Press "Enter" to skip to content

Tag: design

Event[0] and intentional clunkiness

Event[0] is a game about survival. If you haven’t played it yet, I’d like to warn you that this article contains major spoilers. As in, this post reveals the ending of the game, and some of the most magnificent moments in the game. The game is a few hours long, available through various stores through their website, and launched at $19.99. It is a fascinating game, and one of the more tense game experiences I’ve had in a while. It comes strongly recommended, and even if you feel the price isn’t worth it, I’d recommend you bookmark this article and read it only after you acquire it through a sale or bundle in the future. This game is good.

In Event[0], you play the sole survivor of a failed space mission to Jupiter’s moon Europe, and find yourself marooned on an unknown human spaceship that unexpectedly draws your escape pod in. The spaceship turns out to be a luxurious cruiseship with all sorts of comfortable facilities. In this alternative timeline, humanity kept exploring the technology for space exploration after the cold war as their top priority. To achieve its goals, Earth united its governments towards that goal, and also sent cool 80’s luxury technology into space.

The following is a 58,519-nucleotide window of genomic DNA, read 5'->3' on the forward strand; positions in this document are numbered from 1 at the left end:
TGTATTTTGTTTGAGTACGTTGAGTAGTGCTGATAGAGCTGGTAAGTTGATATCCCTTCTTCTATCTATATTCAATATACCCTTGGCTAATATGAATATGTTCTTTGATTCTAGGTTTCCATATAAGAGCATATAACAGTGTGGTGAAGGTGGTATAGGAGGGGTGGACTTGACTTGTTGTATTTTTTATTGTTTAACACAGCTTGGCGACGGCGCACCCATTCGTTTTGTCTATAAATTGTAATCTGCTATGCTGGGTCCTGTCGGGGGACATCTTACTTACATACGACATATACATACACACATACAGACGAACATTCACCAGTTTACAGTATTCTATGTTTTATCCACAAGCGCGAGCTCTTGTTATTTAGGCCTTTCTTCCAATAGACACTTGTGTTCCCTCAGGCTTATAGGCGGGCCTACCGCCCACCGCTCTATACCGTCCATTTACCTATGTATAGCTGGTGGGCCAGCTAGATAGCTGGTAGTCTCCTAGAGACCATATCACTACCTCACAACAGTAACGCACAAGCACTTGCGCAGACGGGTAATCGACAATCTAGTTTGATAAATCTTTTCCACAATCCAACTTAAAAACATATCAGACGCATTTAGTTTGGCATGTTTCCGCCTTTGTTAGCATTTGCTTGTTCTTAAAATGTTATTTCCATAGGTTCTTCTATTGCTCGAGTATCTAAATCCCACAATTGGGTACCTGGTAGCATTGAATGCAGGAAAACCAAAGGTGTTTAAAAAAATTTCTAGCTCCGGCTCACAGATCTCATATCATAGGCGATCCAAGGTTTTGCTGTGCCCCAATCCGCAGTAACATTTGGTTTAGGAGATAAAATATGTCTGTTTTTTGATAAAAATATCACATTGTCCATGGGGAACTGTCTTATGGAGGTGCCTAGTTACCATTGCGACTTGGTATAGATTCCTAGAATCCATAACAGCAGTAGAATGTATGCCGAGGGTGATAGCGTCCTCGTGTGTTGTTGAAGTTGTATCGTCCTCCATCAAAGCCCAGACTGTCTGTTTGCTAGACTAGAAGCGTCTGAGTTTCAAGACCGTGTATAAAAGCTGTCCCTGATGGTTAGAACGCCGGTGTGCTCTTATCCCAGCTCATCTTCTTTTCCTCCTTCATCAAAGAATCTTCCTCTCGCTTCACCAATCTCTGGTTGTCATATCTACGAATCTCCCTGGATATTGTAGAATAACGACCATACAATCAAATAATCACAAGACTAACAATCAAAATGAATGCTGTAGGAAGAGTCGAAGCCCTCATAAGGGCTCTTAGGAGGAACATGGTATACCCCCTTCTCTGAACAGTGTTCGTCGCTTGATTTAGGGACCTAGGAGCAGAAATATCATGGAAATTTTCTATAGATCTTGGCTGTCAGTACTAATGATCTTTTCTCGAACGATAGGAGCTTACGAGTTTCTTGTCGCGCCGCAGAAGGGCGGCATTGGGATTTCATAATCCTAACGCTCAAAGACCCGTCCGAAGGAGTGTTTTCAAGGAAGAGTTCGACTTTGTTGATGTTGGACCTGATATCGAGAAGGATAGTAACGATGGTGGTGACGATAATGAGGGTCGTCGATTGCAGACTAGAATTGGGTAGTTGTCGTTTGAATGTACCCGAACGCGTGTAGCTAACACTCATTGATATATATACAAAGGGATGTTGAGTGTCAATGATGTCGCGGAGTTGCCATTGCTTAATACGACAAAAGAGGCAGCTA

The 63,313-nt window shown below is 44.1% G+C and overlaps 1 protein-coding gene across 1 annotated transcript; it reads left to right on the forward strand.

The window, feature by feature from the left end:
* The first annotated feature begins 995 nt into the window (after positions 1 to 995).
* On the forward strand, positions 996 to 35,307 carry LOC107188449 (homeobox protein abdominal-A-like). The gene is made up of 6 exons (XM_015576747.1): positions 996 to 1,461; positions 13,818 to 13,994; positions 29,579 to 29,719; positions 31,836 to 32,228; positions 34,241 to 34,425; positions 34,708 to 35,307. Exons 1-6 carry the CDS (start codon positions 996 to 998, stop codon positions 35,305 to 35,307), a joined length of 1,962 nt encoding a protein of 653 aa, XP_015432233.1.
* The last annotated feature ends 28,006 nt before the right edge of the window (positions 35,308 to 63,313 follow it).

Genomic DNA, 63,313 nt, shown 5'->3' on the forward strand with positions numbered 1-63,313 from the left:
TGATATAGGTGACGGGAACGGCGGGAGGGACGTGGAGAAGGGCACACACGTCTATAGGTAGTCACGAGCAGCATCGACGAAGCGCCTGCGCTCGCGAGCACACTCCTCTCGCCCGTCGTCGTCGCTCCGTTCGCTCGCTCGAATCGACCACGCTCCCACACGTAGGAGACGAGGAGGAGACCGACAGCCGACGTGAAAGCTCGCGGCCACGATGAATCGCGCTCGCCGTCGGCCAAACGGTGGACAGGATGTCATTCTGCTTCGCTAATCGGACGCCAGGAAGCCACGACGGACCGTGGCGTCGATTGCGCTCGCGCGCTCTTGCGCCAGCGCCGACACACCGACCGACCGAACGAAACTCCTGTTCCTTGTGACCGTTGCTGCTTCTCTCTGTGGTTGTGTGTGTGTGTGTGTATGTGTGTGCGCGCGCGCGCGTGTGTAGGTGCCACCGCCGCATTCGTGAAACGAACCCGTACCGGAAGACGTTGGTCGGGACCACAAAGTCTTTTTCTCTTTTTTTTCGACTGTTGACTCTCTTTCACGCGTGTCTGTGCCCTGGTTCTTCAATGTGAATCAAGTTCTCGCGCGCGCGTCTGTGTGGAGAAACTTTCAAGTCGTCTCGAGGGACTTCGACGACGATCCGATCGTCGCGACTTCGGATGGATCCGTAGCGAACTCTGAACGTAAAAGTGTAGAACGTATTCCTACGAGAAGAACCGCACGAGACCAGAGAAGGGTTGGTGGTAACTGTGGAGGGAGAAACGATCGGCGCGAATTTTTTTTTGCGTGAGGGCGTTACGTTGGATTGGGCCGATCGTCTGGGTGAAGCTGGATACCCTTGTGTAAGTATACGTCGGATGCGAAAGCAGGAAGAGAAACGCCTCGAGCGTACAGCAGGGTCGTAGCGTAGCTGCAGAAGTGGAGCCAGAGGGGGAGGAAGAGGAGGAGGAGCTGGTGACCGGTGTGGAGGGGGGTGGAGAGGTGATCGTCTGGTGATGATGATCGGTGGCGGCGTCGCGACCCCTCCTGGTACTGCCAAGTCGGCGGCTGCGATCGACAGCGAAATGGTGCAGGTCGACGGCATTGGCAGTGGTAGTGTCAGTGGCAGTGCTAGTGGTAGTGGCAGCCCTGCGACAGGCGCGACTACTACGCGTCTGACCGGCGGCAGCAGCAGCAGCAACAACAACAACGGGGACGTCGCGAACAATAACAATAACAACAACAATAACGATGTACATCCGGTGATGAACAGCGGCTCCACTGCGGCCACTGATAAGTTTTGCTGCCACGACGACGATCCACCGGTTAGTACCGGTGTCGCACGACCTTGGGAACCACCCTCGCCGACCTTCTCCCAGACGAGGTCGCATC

The modes of interaction in the game are limited. Hovering over an object will interact with it or show you information about it. The left mouse-button moves your character forward, and the right mouse-button moves backwards. This is a clever hack to avoid having to use letters on your keyboard, because the main mode of interaction is typing messages on a Kaizen-85 terminal, the shipboard AI aboard the luxurious Nautilus spaceship.

The terminals are numerous old-fashioned interfaces scattered across the ship that allow the user to type anything they want to. You can write messages to Kaizen-85, or you can execute commands or interact with programs you can boot up to hack around a bit. The core of the gameplay, however, is simply typing messages at Kaizen-85, which operates primarily like a chatbot.

Kaizen-85 is a bot that operates better with well-written, human-sounding operations. “open door d3” will open the door, but “Would you please open the D3 door, Kaizen?” will do so too. Typing “log” to open the logbook on the specific terminal you’re in will simply make Kaizen confirm there is a logbook, while “open log” will open it for your (plot-crucial) reading pleasure.